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Criminal Justice System in Kenya Stained by Pervasive Police Killings


July 24, 2022

Criminal Justice System in Kenya Stained by Pervasive Police Killings


kimani willie

Willie Kimani

( - For Kenyans who waited six years and one month for justice, a court finally handed them a decision finding three police officers guilty in the kidnapping of a human rights lawyer, his client and their taxi driver - all of whom disappeared after being locked up at a police station.

The mutilated bodies of Willie Kimani, his client Josephat Mwendi and the driver Joseph Muiruri were found two weeks after their disappearance. They had reportedly been taken to an open field at night and executed, sparking outrage among Kenyans.

Hundreds protested in the streets and a strike was called by Kenyan lawyers demanding an end to the extrajudicial killings by police that some called pervasive.

The case highlighted the many extrajudicial killings and disappearances that have been linked to the Kenyan police.

When he was disappeared, Kimani had been working for the Washington, DC-based International Justice Mission, a global organization that combats trafficking and slavery, violence against women and children and police abuse of power. At the time he was representing Mwenda who had been shot and injured by police.

After the court ruling, Kimani’s wife Hannah spoke of six difficult years waiting for a decision. “I would like to say that us getting justice today offers a source of comfort to our hearts,” she said. “Although it may not bring Willie Kimani back, it may bring comfort to our hearts.”

Kenya's Independent Policing Oversight Authority (IPOA) has received and processed 20,979 complaints in the 11 years since it was established, but only 3,437 investigations have been completed. By the end of last year, there had been 17 convictions and 141 cases filed before courts, the Guardian newspaper reported.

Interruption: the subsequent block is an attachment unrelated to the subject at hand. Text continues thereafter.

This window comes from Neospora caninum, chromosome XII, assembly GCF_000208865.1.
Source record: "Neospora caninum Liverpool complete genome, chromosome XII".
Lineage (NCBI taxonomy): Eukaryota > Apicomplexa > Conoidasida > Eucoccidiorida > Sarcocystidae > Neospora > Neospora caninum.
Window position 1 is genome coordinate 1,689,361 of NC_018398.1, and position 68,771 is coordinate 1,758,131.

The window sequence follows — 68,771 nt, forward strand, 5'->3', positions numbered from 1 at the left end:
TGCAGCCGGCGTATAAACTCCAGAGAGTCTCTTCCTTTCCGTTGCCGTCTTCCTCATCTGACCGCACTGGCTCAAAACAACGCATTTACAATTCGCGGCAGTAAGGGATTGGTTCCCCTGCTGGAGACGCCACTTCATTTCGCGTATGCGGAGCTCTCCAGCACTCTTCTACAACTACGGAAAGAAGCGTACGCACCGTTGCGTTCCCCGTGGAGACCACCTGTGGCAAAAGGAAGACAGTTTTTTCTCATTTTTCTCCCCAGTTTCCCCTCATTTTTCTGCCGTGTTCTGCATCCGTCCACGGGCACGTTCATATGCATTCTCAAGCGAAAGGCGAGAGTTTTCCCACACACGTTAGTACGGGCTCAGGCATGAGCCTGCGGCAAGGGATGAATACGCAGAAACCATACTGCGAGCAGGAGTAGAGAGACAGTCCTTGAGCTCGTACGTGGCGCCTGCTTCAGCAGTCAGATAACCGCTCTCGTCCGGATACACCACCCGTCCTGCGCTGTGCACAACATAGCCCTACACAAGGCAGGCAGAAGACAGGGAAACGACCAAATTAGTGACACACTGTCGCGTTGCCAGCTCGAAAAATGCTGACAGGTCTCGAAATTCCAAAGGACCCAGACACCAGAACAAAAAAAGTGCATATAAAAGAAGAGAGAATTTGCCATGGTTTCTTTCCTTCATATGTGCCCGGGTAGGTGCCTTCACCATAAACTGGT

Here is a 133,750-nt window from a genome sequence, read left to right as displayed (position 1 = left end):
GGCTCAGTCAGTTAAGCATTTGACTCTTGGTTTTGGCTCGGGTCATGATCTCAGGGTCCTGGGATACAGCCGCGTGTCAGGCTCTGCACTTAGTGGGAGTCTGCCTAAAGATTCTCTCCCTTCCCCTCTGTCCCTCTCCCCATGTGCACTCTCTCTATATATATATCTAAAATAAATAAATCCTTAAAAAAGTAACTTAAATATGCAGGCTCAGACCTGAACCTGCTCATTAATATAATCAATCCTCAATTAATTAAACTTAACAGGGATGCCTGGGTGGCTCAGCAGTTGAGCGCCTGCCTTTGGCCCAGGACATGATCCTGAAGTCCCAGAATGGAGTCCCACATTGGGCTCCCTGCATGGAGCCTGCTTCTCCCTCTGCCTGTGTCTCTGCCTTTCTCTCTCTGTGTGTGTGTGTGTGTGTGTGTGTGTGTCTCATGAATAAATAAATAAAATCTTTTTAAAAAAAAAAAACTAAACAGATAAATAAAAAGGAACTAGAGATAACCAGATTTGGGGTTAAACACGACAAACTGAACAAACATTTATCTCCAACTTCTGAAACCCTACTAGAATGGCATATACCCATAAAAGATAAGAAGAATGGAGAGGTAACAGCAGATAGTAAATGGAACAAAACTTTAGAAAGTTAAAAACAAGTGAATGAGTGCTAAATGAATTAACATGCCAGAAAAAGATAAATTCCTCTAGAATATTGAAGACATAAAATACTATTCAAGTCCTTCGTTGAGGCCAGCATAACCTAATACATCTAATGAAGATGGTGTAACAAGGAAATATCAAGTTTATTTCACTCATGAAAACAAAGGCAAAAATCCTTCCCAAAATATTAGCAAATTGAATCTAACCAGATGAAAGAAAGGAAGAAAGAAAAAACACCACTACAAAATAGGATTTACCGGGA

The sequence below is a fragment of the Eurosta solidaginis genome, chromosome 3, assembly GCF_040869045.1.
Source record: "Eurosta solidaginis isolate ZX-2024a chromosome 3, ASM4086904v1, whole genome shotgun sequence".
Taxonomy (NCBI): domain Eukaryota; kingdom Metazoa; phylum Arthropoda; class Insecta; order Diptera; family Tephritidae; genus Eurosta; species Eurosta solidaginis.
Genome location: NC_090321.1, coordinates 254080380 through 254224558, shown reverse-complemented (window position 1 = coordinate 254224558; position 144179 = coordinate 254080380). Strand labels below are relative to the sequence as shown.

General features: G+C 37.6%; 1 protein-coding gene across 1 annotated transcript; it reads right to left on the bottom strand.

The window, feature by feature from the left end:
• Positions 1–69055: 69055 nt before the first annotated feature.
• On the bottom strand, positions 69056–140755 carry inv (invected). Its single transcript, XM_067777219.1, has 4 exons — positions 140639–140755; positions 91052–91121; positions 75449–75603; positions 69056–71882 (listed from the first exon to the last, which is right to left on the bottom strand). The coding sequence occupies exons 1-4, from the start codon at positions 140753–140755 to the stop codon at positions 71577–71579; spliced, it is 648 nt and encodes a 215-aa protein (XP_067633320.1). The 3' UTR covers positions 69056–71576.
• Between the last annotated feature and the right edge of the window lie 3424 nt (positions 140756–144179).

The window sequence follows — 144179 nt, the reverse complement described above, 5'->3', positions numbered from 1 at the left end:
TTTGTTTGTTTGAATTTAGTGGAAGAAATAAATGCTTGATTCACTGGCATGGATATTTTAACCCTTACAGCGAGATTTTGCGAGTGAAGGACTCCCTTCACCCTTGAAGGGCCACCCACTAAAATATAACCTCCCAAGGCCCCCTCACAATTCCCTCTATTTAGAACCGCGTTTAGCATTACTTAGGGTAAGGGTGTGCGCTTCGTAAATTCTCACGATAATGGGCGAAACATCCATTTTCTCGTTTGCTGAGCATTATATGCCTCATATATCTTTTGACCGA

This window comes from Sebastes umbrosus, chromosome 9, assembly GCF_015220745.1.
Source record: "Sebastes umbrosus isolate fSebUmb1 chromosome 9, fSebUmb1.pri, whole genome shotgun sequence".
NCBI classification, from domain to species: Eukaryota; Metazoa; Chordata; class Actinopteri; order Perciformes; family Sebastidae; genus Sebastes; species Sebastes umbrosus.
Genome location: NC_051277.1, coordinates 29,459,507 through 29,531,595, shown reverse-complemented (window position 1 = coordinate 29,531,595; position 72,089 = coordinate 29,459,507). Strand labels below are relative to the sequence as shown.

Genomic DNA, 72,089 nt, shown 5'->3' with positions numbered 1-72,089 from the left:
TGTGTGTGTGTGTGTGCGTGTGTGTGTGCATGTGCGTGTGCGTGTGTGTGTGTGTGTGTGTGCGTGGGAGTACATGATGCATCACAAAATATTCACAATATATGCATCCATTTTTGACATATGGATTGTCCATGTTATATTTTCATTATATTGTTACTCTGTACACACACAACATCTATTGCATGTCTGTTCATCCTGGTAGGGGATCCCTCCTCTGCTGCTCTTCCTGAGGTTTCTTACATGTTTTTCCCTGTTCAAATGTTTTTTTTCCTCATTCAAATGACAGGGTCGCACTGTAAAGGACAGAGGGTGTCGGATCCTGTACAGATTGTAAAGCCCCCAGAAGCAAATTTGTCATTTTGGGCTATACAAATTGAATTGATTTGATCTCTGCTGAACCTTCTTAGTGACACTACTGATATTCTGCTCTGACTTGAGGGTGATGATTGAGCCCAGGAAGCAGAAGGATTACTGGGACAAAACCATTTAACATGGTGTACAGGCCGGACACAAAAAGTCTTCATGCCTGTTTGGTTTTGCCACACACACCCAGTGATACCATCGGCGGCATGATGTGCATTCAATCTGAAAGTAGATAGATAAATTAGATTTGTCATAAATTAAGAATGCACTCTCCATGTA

When the murder of George Floyd sparked global uprisings against police violence, Kenyans also mounted greater public demands for accountability through grassroots organizing and a series of anti–police-brutality demonstrations. However, these protests have not been met with fewer killings or a significant change in police operations.

In 2020, police killed or disappeared 167 people, according to Missing Voices Kenya, a consortium of human rights groups tracking extrajudicial killings.

“We want to honor every life, but there are so many [killings],” said Wangui Kimari, an urban ethnographer who co-founded a social justice center in Mathare. “They become blurred in your mind because there are so many. Some we don’t even announce because it just happens so fast.”

Kenyans have also turned to cell phone videos to record police violence and many can now be seen on YouTube.

Sentencing of the three officers and a police informer will be announced at a later date.


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